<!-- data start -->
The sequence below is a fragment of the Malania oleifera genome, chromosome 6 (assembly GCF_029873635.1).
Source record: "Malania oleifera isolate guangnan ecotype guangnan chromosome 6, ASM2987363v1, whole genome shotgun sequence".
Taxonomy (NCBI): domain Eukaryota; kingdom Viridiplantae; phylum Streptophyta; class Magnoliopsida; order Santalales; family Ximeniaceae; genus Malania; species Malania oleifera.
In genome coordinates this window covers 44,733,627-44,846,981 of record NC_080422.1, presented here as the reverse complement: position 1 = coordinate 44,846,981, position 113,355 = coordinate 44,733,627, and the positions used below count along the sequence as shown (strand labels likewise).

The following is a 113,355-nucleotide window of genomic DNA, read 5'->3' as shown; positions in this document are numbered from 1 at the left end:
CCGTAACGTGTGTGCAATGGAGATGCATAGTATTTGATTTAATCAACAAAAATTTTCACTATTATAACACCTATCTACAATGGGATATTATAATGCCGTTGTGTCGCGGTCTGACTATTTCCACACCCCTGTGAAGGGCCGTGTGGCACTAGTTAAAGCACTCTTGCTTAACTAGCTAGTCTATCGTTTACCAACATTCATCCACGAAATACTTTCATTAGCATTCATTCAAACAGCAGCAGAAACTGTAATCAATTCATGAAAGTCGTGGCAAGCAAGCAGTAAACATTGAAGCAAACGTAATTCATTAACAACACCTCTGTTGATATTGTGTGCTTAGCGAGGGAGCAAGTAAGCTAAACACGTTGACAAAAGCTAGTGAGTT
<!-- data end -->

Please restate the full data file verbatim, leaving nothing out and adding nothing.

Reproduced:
The sequence below is a fragment of the Malania oleifera genome, chromosome 6 (assembly GCF_029873635.1).
Source record: "Malania oleifera isolate guangnan ecotype guangnan chromosome 6, ASM2987363v1, whole genome shotgun sequence".
Taxonomy (NCBI): domain Eukaryota; kingdom Viridiplantae; phylum Streptophyta; class Magnoliopsida; order Santalales; family Ximeniaceae; genus Malania; species Malania oleifera.
In genome coordinates this window covers 44,733,627-44,846,981 of record NC_080422.1, presented here as the reverse complement: position 1 = coordinate 44,846,981, position 113,355 = coordinate 44,733,627, and the positions used below count along the sequence as shown (strand labels likewise).

The following is a 113,355-nucleotide window of genomic DNA, read 5'->3' as shown; positions in this document are numbered from 1 at the left end:
CCGTAACGTGTGTGCAATGGAGATGCATAGTATTTGATTTAATCAACAAAAATTTTCACTATTATAACACCTATCTACAATGGGATATTATAATGCCGTTGTGTCGCGGTCTGACTATTTCCACACCCCTGTGAAGGGCCGTGTGGCACTAGTTAAAGCACTCTTGCTTAACTAGCTAGTCTATCGTTTACCAACATTCATCCACGAAATACTTTCATTAGCATTCATTCAAACAGCAGCAGAAACTGTAATCAATTCATGAAAGTCGTGGCAAGCAAGCAGTAAACATTGAAGCAAACGTAATTCATTAACAACACCTCTGTTGATATTGTGTGCTTAGCGAGGGAGCAAGTAAGCTAAACACGTTGACAAAAGCTAGTGAGTT